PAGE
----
Go, Pyro!

Learn how to gather dry wood; in Lake Superior, there is plenty of driftwood. Bring a foldable saw that can cut wrist-thick logs into manageable pieces. In cold temperatures, white gas stoves like Whisperlite operate better than canister burners. I like cooking over an open flame because it’s simple to make a pot support structure.

Watch The Stars!

There are often fewer daylight hours in the winter than there are in the summer, so take advantage of this and go outside to take in the night sky from your sit-inside touring kayak. The most important thing to remember during winter kayaking is to have fun and not stress out about any potential problems.

The best thing about kayaking during and after sunset is that winds often subside as soon as the sun sets. Wear a headlamp or mount one of the finest kayak lights to the bow or stern of your kayak. Remember to pack a thermos of hot water so you may drink your preferred winter beverage while you’re out on the water.

Use A Kayak With A Seat

A sit-on-top kayak is the most user-friendly kind of kayak to learn in for beginners. The drawback of this design element for winter kayaking is that these holes also let a little bit of water into your kayak’s cockpit. They are designed for shorter paddle excursions and less storage capacity. It’s much more crucial to have room aboard while kayaking in the winter to carry everything you need.

We advise picking one of the top sit-inside touring kayaks for winter kayaking. These kayaks will give you a drier paddle and plenty of room to store your winter gear safely. Compared to sit-on-top kayaks, these kayaks might be a little less stable. Therefore, we advise finding a site where you can take a few lessons in warmer waters.

Cold Camping

An inside candle lantern emits a pleasant light and feels surprisingly warm. The interior of the tent seems colder when set up on snow – the best option is dry ground. If you must pitch your tent on snow, pack it down and let it set for at least 30 minutes.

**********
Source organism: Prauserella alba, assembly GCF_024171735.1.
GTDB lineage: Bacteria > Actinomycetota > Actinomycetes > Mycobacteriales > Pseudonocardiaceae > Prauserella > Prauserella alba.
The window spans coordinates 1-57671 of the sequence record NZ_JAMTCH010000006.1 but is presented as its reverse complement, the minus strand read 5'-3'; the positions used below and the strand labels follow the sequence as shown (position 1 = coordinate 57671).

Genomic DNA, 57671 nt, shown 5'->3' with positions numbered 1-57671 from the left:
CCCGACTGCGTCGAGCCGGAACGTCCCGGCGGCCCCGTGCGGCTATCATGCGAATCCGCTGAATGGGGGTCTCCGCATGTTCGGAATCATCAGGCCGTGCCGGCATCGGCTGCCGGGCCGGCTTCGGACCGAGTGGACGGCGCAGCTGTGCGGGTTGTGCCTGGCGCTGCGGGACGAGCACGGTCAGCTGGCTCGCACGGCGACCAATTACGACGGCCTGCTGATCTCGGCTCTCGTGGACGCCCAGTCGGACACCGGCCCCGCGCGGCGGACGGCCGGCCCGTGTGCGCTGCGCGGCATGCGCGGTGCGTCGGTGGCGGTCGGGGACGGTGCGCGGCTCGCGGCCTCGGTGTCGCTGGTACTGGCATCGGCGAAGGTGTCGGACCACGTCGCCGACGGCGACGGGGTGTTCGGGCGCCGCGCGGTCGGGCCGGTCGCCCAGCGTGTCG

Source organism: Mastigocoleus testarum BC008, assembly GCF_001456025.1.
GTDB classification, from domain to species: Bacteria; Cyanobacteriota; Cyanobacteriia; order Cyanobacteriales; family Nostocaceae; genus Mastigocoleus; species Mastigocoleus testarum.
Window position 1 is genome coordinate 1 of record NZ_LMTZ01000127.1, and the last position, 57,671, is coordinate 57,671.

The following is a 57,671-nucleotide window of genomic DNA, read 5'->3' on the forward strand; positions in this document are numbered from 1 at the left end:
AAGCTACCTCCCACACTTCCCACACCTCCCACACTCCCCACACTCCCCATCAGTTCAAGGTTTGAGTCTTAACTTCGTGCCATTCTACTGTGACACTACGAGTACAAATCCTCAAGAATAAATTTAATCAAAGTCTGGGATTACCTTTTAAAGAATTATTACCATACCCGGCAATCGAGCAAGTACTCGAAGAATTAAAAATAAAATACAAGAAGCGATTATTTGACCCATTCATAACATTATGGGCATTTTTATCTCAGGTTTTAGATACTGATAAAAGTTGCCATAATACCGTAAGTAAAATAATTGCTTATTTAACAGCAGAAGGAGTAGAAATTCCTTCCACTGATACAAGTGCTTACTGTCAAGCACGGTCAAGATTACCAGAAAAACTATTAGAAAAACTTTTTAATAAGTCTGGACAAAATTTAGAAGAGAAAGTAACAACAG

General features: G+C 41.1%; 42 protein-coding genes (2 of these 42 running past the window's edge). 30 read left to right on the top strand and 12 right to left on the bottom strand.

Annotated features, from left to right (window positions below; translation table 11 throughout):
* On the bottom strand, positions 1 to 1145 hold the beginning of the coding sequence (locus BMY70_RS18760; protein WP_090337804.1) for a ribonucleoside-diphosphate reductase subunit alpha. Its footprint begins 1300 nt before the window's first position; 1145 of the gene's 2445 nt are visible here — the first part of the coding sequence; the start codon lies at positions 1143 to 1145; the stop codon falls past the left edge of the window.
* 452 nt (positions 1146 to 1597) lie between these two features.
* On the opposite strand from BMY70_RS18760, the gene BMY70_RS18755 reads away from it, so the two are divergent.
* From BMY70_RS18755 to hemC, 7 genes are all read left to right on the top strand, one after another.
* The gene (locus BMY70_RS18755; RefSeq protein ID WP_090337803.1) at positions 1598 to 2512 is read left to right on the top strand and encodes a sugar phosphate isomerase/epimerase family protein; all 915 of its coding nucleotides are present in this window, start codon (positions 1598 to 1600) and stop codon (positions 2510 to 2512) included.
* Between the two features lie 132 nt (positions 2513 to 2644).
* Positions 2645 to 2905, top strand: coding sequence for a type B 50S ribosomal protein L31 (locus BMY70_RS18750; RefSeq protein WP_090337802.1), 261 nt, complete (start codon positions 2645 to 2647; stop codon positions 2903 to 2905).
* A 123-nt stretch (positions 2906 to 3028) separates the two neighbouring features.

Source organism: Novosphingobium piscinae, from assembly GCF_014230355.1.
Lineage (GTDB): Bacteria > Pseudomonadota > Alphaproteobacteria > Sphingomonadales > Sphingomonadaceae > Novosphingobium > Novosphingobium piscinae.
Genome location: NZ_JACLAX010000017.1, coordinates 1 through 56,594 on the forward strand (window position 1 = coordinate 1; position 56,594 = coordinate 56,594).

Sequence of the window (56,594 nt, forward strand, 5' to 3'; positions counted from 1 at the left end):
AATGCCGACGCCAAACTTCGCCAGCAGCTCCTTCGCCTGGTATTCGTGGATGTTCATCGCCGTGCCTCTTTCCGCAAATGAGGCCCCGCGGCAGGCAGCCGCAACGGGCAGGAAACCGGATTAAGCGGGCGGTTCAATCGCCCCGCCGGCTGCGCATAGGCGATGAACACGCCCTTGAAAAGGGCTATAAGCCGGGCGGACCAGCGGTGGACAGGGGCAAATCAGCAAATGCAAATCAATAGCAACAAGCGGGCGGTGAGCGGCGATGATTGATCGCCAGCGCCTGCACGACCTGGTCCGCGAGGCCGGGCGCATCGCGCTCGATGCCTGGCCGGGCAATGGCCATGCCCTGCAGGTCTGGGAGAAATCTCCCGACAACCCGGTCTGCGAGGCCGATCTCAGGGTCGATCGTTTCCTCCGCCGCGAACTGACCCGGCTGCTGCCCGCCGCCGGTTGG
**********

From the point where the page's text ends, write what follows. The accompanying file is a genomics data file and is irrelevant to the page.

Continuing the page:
Protect Your Head When Paddling

What I wear on my head controls my body temperature the most when I’m on the water. I keep fleece hats, waterproof ball caps for flat water, and several thicknesses of neoprene hoods that fit underneath helmets in my pack. On the water, switching them around helps me stay in my comfort zone.

Examine (Twice) The Weather Prediction

The combined temperature of the water and air must be above 120 degrees for kayaking without a wetsuit or dry suit to be safe. This is a basic paddling rule of thumb, but if you don’t prepare for bad weather while paddling in the winter, the results might be more severe. Most kayakers should eventually acquire used to the 120-degree rule.

In addition to that, several locations see stronger-than-usual winds in the winter. As these winds intensify, they may cause enormous waves to break on a lake that you are used to seeing quiet and tranquil in the summer. Adherence to this guideline all year long will significantly lower your risk of hypothermia and other cold-related disorders.

It’s impossible to monitor the weather too often. Therefore, it is essential to consult anybody who has prior knowledge of winter kayaking in your region before making your travel arrangements. To check the wind and weather prediction in your location, we advise utilizing many weather apps. One of our favorite applications, Ventusky, tracks wind patterns and forecasts which direction you should paddle in the beginning to take advantage of favorable winds on the way back.

Include a spray skirt

Having access to one of the finest kayak spray skirts is another significant advantage of purchasing a sit-inside touring kayak for winter kayaking. Spray skirts keep the bottom part of your body shielded from wind and other weather factors and fasten around the edge of the cockpit. If you’ve never worn a spray skirt for a kayak, you’ll be astonished by how much warmer your lower body will keep after they’re on.

You may add dry storage space inside your sit-inside kayak by attaching a spray skirt. Most kayak spray skirts work with a variety of kayak models. But it’s advisable to start by measuring the cockpit measurements of your kayak. Since inches are the most widely used measurement unit, most kayak manufacturers should happily publicly disclose the cockpit dimensions of their kayaks.

Spray skis are a great addition to a sit-on-top kayak, but only if you have the ability to get out of the kayak if it flips over. Not everyone has a natural aptitude for this and you should practice it in a secure setting before trying it out in the winter. One of the major risks of winter kayaking is extended exposure to cold water. Find safe, supervised conditions where you can practice taking off the spray skirt.

Stay Warm By The Shore

As soon as you stop paddling, cover your drysuit with a warm jacket, don a cap and halt the loss of heat. Another approach is to simply drape a small, temporary shelter over your party to trap their body heat. Your body will generate heat while you are paddling. It’s like carrying a comfortable, warm environment with you.